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Affirmative action mandates by the Federal Government led tell mortgage meltdown.


From WND.com

Photo Right: Franklin Raines, affirmative action CEO of Fannie Mae and Barak Obama advisor.

While many pundits are pointing to corporate greed and a lack of government regulation as the cause for the American mortgage and financial crisis, some analysts are saying it wasn’t too little government intervention that cased the mortgage meltdown, but too much, in the form of activists compelling the government to pressure Freddie Mac and Fannie Mae into unsound – though politically correct – lending practices.

“Home mortgages have been a political piñata for many decades,” writes Stan J. Liebowitz, economics professor at the University of Texas at Dallas, in a chapter of his forthcoming book, Housing America: Building out of a Crisis.

Liebowitz puts forward an explanation that he admits is “not consistent with the nasty-subprime-lender hypothesis currently considered to be the cause of the mortgage meltdown.”

In a nutshell, Liebowitz contends that the federal government over the last 20 years pushed the mortgage industry so hard to get minority homeownership up, that it undermined the country’s financial foundation to achieve its goal.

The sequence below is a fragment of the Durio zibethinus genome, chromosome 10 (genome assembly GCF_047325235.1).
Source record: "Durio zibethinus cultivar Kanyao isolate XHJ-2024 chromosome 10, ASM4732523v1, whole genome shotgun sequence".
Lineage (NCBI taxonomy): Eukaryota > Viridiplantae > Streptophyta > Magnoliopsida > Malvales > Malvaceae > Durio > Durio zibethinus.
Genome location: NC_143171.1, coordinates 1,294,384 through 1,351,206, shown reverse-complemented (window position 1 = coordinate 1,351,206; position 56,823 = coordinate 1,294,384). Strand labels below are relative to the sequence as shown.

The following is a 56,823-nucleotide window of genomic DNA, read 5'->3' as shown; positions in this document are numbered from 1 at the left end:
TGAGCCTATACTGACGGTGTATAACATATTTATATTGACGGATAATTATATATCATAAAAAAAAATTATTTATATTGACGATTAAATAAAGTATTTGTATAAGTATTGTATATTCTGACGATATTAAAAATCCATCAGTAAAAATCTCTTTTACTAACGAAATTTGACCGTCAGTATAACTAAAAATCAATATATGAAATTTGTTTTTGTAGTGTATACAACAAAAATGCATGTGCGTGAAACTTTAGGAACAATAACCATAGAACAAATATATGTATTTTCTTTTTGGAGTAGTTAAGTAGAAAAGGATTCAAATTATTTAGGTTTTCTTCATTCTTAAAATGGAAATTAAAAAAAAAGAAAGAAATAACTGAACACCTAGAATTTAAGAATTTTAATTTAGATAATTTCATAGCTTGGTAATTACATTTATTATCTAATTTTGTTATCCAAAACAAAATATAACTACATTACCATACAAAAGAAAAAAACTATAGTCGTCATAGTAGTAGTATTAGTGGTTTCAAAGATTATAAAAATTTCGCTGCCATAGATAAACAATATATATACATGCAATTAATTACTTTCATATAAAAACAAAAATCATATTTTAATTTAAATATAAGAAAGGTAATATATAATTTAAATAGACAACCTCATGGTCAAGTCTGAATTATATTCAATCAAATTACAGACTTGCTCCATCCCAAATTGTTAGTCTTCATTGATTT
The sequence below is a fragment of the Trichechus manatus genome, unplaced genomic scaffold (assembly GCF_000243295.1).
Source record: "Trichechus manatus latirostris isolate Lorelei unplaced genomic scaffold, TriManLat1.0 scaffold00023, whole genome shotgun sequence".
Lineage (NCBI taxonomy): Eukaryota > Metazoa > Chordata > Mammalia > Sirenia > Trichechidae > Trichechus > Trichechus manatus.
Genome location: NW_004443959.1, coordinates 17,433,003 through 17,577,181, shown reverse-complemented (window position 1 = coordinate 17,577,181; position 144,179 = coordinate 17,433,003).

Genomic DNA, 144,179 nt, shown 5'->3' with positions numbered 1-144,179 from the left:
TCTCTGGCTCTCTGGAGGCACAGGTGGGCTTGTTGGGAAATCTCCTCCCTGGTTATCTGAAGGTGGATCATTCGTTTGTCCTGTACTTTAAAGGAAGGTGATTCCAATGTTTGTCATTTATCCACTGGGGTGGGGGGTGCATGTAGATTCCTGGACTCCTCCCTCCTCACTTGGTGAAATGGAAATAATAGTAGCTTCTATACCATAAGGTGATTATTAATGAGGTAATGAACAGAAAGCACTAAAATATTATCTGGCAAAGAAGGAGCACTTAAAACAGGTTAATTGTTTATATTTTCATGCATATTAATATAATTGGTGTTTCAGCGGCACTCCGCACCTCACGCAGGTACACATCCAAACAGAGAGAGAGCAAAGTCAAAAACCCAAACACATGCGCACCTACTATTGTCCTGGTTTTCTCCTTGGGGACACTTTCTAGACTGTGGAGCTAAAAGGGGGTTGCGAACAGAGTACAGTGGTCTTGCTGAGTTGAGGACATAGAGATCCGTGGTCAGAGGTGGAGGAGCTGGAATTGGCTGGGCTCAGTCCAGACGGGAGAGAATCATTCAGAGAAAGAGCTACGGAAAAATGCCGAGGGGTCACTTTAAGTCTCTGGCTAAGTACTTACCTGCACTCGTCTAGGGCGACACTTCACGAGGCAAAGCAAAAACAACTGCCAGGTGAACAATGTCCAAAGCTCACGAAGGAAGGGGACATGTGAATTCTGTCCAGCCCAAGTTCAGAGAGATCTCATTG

“In an attempt to increase homeownership, particularly by minorities and the less affluent, an attack on underwriting standards was undertaken by virtually every branch of the government since the early 1990s,” Liebowitz writes. “The decline in mortgage underwriting standards was universally praised as ‘innovation’ in mortgage lending by regulators, academic specialists, (government-sponsored enterprises) and housing activists.”

He continues, “Although a seemingly noble goal, the tool chosen to achieve this goal was one that endangered the entire mortgage enterprise.”

“As homeownership rates increased there was self-congratulation all around,” Liebowitz writes. “The community of regulators, academic specialists, and housing activists all reveled in the increase in homeownership.”

An article in the Los Angeles Times from the late ’90s praised the sudden surge in homeownership among minorities, calling it “one of the hidden success stories of the Clinton era.”

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